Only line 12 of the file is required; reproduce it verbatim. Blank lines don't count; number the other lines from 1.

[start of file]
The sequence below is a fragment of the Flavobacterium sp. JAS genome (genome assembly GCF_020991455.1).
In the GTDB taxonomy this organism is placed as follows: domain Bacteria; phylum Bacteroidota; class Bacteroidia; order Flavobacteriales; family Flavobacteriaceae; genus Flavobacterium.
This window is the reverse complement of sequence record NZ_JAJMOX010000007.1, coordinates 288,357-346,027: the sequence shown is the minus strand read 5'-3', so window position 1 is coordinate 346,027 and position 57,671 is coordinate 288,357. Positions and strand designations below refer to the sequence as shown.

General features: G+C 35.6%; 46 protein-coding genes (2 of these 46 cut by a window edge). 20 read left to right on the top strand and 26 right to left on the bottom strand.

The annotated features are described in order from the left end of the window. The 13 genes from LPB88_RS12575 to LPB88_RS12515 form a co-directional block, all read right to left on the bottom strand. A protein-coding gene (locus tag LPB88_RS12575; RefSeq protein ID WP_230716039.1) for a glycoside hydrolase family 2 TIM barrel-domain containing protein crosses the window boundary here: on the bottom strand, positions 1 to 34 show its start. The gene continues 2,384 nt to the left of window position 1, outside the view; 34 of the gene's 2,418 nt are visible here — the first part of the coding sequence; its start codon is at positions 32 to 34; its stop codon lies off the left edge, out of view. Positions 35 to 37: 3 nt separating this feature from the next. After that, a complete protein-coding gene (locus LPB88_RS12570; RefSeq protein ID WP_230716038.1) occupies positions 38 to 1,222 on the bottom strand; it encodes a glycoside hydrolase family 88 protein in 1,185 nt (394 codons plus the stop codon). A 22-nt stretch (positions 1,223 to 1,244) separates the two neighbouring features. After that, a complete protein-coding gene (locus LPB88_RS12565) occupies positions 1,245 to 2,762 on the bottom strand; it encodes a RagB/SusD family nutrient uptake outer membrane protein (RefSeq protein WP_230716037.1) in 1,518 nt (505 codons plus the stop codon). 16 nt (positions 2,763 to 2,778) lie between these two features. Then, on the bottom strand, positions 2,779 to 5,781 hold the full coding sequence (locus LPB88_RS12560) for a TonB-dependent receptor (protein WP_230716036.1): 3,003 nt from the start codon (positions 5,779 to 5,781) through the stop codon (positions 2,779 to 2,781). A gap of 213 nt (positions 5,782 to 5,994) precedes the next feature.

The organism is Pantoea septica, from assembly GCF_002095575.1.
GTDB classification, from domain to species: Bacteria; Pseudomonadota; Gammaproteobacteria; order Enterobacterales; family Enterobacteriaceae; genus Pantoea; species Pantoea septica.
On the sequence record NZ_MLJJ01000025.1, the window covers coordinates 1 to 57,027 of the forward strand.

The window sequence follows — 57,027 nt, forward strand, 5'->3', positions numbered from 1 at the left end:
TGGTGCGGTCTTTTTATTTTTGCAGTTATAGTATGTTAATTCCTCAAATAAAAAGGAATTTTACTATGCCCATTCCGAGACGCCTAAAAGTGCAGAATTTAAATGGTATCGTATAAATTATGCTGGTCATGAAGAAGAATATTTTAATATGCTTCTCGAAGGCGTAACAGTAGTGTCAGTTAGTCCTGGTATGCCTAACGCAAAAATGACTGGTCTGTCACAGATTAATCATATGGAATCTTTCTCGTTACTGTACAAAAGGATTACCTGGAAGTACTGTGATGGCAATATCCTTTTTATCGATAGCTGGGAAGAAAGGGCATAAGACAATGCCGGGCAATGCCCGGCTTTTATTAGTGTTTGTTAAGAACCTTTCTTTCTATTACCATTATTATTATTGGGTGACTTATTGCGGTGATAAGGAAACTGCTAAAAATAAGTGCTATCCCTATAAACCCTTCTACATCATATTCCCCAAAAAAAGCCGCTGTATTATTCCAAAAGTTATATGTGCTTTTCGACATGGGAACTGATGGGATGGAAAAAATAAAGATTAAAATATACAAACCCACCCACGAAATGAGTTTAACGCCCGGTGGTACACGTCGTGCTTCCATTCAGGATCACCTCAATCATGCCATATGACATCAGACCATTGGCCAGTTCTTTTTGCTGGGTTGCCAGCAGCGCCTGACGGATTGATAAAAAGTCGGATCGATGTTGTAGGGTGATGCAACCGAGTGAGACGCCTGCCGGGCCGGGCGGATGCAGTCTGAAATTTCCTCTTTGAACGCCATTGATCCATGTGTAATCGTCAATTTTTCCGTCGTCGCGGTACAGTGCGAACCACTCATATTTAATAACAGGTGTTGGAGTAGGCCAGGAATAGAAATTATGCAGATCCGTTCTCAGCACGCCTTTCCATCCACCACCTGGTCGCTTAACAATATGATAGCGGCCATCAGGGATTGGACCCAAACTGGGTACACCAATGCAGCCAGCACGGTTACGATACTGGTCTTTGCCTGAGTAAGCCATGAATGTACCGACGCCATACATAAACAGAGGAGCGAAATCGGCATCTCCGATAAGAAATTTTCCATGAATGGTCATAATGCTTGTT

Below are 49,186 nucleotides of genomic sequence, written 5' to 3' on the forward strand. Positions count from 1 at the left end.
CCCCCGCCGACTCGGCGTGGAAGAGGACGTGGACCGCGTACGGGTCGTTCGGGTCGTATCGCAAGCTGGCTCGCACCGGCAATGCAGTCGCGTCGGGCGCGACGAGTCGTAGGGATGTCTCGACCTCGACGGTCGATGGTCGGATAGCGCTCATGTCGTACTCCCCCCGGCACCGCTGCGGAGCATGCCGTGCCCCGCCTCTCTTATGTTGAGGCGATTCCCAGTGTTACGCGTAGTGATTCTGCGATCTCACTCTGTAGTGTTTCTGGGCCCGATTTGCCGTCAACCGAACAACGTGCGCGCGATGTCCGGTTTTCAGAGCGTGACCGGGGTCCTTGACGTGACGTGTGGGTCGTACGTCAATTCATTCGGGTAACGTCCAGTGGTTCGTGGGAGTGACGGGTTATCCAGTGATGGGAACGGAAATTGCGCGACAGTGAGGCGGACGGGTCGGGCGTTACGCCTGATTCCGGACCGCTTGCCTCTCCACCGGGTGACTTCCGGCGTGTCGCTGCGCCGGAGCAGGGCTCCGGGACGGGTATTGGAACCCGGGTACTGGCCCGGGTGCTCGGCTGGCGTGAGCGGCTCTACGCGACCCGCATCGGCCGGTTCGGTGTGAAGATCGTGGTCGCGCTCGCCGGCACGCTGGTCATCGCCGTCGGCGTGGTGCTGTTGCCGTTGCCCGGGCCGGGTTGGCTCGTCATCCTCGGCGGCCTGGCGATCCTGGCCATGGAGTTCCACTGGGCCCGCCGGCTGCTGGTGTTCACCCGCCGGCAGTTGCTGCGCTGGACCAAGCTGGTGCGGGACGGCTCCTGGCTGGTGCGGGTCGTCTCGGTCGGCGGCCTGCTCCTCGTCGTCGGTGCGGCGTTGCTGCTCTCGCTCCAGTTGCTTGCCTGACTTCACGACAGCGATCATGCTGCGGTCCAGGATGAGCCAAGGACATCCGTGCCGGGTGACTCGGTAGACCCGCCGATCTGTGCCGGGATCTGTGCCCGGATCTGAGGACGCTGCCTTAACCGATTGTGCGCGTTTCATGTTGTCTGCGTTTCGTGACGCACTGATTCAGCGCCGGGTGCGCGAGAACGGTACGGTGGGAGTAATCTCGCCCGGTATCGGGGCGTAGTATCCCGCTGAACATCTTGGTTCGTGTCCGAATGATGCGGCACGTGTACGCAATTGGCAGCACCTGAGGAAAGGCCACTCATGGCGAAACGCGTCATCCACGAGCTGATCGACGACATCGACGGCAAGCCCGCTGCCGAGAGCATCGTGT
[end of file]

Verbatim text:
CCCCCGCCGACTCGGCGTGGAAGAGGACGTGGACCGCGTACGGGTCGTTCGGGTCGTATCGCAAGCTGGCTCGCACCGGCAATGCAGTCGCGTCGGGCGCGACGAGTCGTAGGGATGTCTCGACCTCGACGGTCGATGGTCGGATAGCGCTCATGTCGTACTCCCCCCGGCACCGCTGCGGAGCATGCCGTGCCCCGCCTCTCTTATGTTGAGGCGATTCCCAGTGTTACGCGTAGTGATTCTGCGATCTCACTCTGTAGTGTTTCTGGGCCCGATTTGCCGTCAACCGAACAACGTGCGCGCGATGTCCGGTTTTCAGAGCGTGACCGGGGTCCTTGACGTGACGTGTGGGTCGTACGTCAATTCATTCGGGTAACGTCCAGTGGTTCGTGGGAGTGACGGGTTATCCAGTGATGGGAACGGAAATTGCGCGACAGTGAGGCGGACGGGTCGGGCGTTACGCCTGATTCCGGACCGCTTGCCTCTCCACCGGGTGACTTCCGGCGTGTCGCTGCGCCGGAGCAGGGCTCCGGGACGGGTATTGGAACCCGGGTACTGGCCCGGGTGCTCGGCTGGCGTGAGCGGCTCTACGCGACCCGCATCGGCCGGTTCGGTGTGAAGATCGTGGTCGCGCTCGCCGGCACGCTGGTCATCGCCGTCGGCGTGGTGCTGTTGCCGTTGCCCGGGCCGGGTTGGCTCGTCATCCTCGGCGGCCTGGCGATCCTGGCCATGGAGTTCCACTGGGCCCGCCGGCTGCTGGTGTTCACCCGCCGGCAGTTGCTGCGCTGGACCAAGCTGGTGCGGGACGGCTCCTGGCTGGTGCGGGTCGTCTCGGTCGGCGGCCTGCTCCTCGTCGTCGGTGCGGCGTTGCTGCTCTCGCTCCAGTTGCTTGCCTGACTTCACGACAGCGATCATGCTGCGGTCCAGGATGAGCCAAGGACATCCGTGCCGGGTGACTCGGTAGACCCGCCGATCTGTGCCGGGATCTGTGCCCGGATCTGAGGACGCTGCCTTAACCGATTGTGCGCGTTTCATGTTGTCTGCGTTTCGTGACGCACTGATTCAGCGCCGGGTGCGCGAGAACGGTACGGTGGGAGTAATCTCGCCCGGTATCGGGGCGTAGTATCCCGCTGAACATCTTGGTTCGTGTCCGAATGATGCGGCACGTGTACGCAATTGGCAGCACCTGAGGAAAGGCCACTCATGGCGAAACGCGTCATCCACGAGCTGATCGACGACATCGACGGCAAGCCCGCTGCCGAGAGCATCGTGT